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Burrunan dolphin (Tursiops australis)

The Burrunan dolphin (Tursiops australis) was formally described as a new and separate species in 2011 by MMFs Founding Director Dr Kate Charlton-Robb and colleagues, based on multiple lines of genetic and morphological evidence.
Since then, numerous other studies exploring the entire genome, including Dr Kate’s current genomic study, have validated the Burrunan as a separate and valid species. Further to this, the Burrunan has now been identified as the most ancestral node for all ‘bottlenose’ dolphins worldwide, with the split dated at 1.03 million years ago!
With only tow know resident population in Victoria (Port Phillip Bay and the Gippsland Lakes) we have been able to have the Burrunan listed as ‘engendered’ under Victoria’s Flora and Fauna Guarantee Act.
Our applied research programs, education and outreach initiatives are designed to ensure the Burrunan are better understood and protected for future generations to enjoy!
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What do we know about the Burrunan dolphin

Bottlenose dolphin (Tursiops species)

Prior to Dr Kate’s discovery, two different species of bottlenose dolphin were known world-wide, the common bottlenose dolphin (Tursiops truncatus) and the Indo-Pacific bottlenose dolphin (Tursiops aduncus).

The common bottlenose (Tursiops truncatus) is distributed all over the world. T. truncatus are large animals, growing to 4m in length. Commonly found offshore, they have a dark grey colouration along their dorsal side and flanks, and a lighter underside. Common bottlenose dolphins have a curved dorsal fin, and a short, stubby rostrum.

The Indo-Pacific bottlenose dolphin (Tursiops aduncus) is widely distributed throughout the Indo-Pacific region, including Northern Australia. This species is smaller than the common bottlenose, being 2m – 2.5m in length. T. aduncus has a lighter grey pigmentation, with spotting on the ventral side, a long rostrum, and a triangular-shaped dorsal fin.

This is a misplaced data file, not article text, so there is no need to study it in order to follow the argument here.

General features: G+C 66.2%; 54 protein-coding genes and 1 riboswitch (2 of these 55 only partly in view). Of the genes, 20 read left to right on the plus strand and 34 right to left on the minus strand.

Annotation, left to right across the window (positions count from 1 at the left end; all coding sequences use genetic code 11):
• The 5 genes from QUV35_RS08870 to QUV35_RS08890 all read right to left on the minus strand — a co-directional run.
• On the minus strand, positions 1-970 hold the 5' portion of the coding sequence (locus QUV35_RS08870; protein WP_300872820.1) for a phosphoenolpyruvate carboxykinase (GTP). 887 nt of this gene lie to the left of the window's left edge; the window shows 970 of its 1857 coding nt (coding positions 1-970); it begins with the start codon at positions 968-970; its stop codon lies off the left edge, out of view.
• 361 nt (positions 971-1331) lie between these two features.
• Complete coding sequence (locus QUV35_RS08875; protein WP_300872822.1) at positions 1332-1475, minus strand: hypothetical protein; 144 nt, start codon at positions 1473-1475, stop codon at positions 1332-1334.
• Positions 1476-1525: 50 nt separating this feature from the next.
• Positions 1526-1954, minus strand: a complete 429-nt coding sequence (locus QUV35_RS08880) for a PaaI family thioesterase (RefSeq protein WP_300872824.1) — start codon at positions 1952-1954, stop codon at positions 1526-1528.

Which dolphin is it?

While dolphins were commonly seen throughout Victoria, especially in Port Phillip Bay and the Gippsland Lakes, no one knew which species they were; T. truncatus or T. aduncus. The dolphins in Port Phillip Bay and the Gippsland Lakes shared characteristics with both of these species; they had a curved dorsal fin and a stubby rostrum similar to T. truncatus, but were also smaller and lighter in colour similar to T. aduncus. These dolphins also possessed characteristics that were unique, including a distinct tri-colouration with a darker grey on the dorsal side, a lighter grey along the flanks extending over the eye, and a whiter colour on the ventral side. These dolphins were commonly referred to as ‘Southern Australian Bottlenose’, without any formal classification.

It was then Dr Kate asked the question: ‘What species of dolphin inhabits Port Phillip Bay?’. Using genetics as a tool for identifying cryptic species, Dr Kate begun by taking genetic samples of dolphins within Port Phillip Bay and the Gippsland Lakes, along with accessing historical museum records. Expecting her results to identify the Port Phillip Bay dolphins as either T. truncatus or T. aduncus, Dr Kate was surprised that her findings did not match either of these species. Not only that, her findings indicated the dolphins within Port Phillip Bay and the Gippsland Lakes were unique and unlike anything else in the world! So began the journey of dolphin discovery!

Where does the name Burrunan come from?

The discovery of the Burrunan dolphin was an amazing scientific journey but there was still the matter of coming up with the name for the new dolphin species. Dr Kate was in charge of coming up with the dolphin’s name, she wanted something that was reflective of the dolphin’s history and had a significant meaning.